An international money-manufacturer is pitching in to help support Manitoba health-care workers on the front lines of the coronavirus pandemic.
This weekend, the Royal Canadian Mint will start making hand sanitizer at its Winnipeg facility, a spokesperson for the mint told CBC News.
The move comes after the Manitoba government issued a call last weekend to local businesses asking them to create needed medical supplies in the fight against COVID-19.
The mint location in Ottawa recently began creating sanitizer and some forms of personal protective gear.
That plant has a department where gold and silver collectible coins are created, which was able to be repurposed to create personal protective equipment, like face shields for health-care workers, a spokesperson said.
Isopropyl alcohol already in stock
The Winnipeg facility doesn’t have the ability to manufacture PPE, but it already had one of the main ingredients needed to create sanitizer: isopropyl alcohol. The mint had to purchase glycerol and hydrogen peroxide to finish the product, the spokesperson said.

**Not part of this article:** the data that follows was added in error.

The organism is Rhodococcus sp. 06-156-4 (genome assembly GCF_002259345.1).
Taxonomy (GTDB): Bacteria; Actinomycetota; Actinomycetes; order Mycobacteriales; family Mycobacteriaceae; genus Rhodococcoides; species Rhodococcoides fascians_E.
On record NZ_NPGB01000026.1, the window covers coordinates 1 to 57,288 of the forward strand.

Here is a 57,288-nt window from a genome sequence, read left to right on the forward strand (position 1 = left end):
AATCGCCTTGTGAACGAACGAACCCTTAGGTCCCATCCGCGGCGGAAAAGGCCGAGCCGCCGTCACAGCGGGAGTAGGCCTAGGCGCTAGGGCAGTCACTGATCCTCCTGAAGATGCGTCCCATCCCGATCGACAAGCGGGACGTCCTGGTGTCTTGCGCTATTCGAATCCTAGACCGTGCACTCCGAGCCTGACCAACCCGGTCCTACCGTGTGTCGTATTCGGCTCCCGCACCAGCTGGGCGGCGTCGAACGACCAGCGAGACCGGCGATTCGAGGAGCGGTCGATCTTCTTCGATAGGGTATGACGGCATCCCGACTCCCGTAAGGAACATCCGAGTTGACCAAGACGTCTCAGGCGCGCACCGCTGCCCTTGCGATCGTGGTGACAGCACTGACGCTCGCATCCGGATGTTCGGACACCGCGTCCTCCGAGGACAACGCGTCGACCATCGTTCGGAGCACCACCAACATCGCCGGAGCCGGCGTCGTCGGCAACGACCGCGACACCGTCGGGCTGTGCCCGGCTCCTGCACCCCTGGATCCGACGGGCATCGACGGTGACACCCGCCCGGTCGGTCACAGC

The rest of the production details were worked out by the mint’s research and development team.
Production is expected to ramp up Sunday once a final shipment of chemicals arrives.
The mint has been in talks with the provincial government regarding where the sanitizer product will go, but it’s expected to stay in Manitoba and be distributed to those in the local health-care system.
The mint joins other local businesses that have pivoted from their normal product lines to produce alcohol-based sanitizing products in light of COVID-19.
The Winnipeg mint is where loonies, toonies and all Canadian coins in circulation are created, as well as currencies for countries around the world.
About 1,100 staff work across both mint facilities, with roughly 300 based in Winnipeg.